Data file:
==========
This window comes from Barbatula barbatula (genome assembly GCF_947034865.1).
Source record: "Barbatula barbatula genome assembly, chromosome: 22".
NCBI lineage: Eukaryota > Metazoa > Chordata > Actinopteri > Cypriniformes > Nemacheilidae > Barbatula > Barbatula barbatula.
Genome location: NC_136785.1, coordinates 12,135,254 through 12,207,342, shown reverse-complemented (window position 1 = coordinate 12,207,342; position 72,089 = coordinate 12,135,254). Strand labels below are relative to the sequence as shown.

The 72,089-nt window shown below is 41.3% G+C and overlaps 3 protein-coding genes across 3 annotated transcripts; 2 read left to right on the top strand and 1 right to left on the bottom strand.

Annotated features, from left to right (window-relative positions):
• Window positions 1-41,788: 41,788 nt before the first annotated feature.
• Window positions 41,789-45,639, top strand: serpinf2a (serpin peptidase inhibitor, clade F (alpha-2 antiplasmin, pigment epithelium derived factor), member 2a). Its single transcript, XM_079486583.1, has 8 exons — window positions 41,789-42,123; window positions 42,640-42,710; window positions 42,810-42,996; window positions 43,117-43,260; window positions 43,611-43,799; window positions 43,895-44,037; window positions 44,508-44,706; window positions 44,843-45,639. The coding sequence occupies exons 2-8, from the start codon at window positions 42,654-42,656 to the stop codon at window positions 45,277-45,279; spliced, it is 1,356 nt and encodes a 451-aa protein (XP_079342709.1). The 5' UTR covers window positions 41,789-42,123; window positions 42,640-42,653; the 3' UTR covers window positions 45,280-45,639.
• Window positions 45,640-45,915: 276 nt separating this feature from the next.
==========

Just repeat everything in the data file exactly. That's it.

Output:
This window comes from Barbatula barbatula (genome assembly GCF_947034865.1).
Source record: "Barbatula barbatula genome assembly, chromosome: 22".
NCBI lineage: Eukaryota > Metazoa > Chordata > Actinopteri > Cypriniformes > Nemacheilidae > Barbatula > Barbatula barbatula.
Genome location: NC_136785.1, coordinates 12,135,254 through 12,207,342, shown reverse-complemented (window position 1 = coordinate 12,207,342; position 72,089 = coordinate 12,135,254). Strand labels below are relative to the sequence as shown.

The 72,089-nt window shown below is 41.3% G+C and overlaps 3 protein-coding genes across 3 annotated transcripts; 2 read left to right on the top strand and 1 right to left on the bottom strand.

Annotated features, from left to right (window-relative positions):
• Window positions 1-41,788: 41,788 nt before the first annotated feature.
• Window positions 41,789-45,639, top strand: serpinf2a (serpin peptidase inhibitor, clade F (alpha-2 antiplasmin, pigment epithelium derived factor), member 2a). Its single transcript, XM_079486583.1, has 8 exons — window positions 41,789-42,123; window positions 42,640-42,710; window positions 42,810-42,996; window positions 43,117-43,260; window positions 43,611-43,799; window positions 43,895-44,037; window positions 44,508-44,706; window positions 44,843-45,639. The coding sequence occupies exons 2-8, from the start codon at window positions 42,654-42,656 to the stop codon at window positions 45,277-45,279; spliced, it is 1,356 nt and encodes a 451-aa protein (XP_079342709.1). The 5' UTR covers window positions 41,789-42,123; window positions 42,640-42,653; the 3' UTR covers window positions 45,280-45,639.
• Window positions 45,640-45,915: 276 nt separating this feature from the next.